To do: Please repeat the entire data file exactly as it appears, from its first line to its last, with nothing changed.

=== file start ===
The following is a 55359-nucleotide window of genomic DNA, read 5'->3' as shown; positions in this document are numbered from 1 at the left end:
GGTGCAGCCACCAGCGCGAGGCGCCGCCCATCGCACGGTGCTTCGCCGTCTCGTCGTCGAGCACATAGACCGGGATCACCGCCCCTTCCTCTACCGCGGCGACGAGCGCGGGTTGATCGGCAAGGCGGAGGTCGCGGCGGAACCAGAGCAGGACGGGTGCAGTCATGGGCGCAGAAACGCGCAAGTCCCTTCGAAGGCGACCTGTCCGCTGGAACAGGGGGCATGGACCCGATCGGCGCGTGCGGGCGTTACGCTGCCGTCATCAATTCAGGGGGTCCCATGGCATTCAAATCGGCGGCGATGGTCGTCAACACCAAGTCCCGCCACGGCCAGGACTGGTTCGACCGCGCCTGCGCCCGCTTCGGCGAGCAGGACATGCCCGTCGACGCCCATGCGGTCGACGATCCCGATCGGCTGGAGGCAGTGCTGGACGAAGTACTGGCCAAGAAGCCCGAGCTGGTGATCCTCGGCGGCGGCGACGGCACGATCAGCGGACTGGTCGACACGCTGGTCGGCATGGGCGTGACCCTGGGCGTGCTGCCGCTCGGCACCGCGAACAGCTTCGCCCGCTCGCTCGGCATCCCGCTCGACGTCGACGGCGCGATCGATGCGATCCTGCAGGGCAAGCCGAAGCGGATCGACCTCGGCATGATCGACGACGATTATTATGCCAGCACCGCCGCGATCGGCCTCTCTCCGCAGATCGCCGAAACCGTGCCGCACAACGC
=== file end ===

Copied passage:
The following is a 55359-nucleotide window of genomic DNA, read 5'->3' as shown; positions in this document are numbered from 1 at the left end:
GGTGCAGCCACCAGCGCGAGGCGCCGCCCATCGCACGGTGCTTCGCCGTCTCGTCGTCGAGCACATAGACCGGGATCACCGCCCCTTCCTCTACCGCGGCGACGAGCGCGGGTTGATCGGCAAGGCGGAGGTCGCGGCGGAACCAGAGCAGGACGGGTGCAGTCATGGGCGCAGAAACGCGCAAGTCCCTTCGAAGGCGACCTGTCCGCTGGAACAGGGGGCATGGACCCGATCGGCGCGTGCGGGCGTTACGCTGCCGTCATCAATTCAGGGGGTCCCATGGCATTCAAATCGGCGGCGATGGTCGTCAACACCAAGTCCCGCCACGGCCAGGACTGGTTCGACCGCGCCTGCGCCCGCTTCGGCGAGCAGGACATGCCCGTCGACGCCCATGCGGTCGACGATCCCGATCGGCTGGAGGCAGTGCTGGACGAAGTACTGGCCAAGAAGCCCGAGCTGGTGATCCTCGGCGGCGGCGACGGCACGATCAGCGGACTGGTCGACACGCTGGTCGGCATGGGCGTGACCCTGGGCGTGCTGCCGCTCGGCACCGCGAACAGCTTCGCCCGCTCGCTCGGCATCCCGCTCGACGTCGACGGCGCGATCGATGCGATCCTGCAGGGCAAGCCGAAGCGGATCGACCTCGGCATGATCGACGACGATTATTATGCCAGCACCGCCGCGATCGGCCTCTCTCCGCAGATCGCCGAAACCGTGCCGCACAACGC